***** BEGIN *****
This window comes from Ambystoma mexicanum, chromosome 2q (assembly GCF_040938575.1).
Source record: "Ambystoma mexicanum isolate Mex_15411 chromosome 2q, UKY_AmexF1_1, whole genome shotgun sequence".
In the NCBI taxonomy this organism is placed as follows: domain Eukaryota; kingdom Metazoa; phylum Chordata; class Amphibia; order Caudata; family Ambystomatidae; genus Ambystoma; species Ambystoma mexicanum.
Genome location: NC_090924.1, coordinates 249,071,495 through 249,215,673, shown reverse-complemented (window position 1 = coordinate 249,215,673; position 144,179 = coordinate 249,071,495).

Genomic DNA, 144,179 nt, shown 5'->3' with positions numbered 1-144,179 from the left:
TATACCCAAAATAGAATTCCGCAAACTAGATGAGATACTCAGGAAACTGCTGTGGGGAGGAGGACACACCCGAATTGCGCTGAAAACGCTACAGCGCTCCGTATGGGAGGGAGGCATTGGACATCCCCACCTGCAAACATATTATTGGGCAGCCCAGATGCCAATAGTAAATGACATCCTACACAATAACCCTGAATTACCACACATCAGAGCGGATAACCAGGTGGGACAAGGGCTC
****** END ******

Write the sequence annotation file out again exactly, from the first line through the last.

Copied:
This window comes from Ambystoma mexicanum, chromosome 2q (assembly GCF_040938575.1).
Source record: "Ambystoma mexicanum isolate Mex_15411 chromosome 2q, UKY_AmexF1_1, whole genome shotgun sequence".
In the NCBI taxonomy this organism is placed as follows: domain Eukaryota; kingdom Metazoa; phylum Chordata; class Amphibia; order Caudata; family Ambystomatidae; genus Ambystoma; species Ambystoma mexicanum.
Genome location: NC_090924.1, coordinates 249,071,495 through 249,215,673, shown reverse-complemented (window position 1 = coordinate 249,215,673; position 144,179 = coordinate 249,071,495).

Genomic DNA, 144,179 nt, shown 5'->3' with positions numbered 1-144,179 from the left:
TATACCCAAAATAGAATTCCGCAAACTAGATGAGATACTCAGGAAACTGCTGTGGGGAGGAGGACACACCCGAATTGCGCTGAAAACGCTACAGCGCTCCGTATGGGAGGGAGGCATTGGACATCCCCACCTGCAAACATATTATTGGGCAGCCCAGATGCCAATAGTAAATGACATCCTACACAATAACCCTGAATTACCACACATCAGAGCGGATAACCAGGTGGGACAAGGGCTC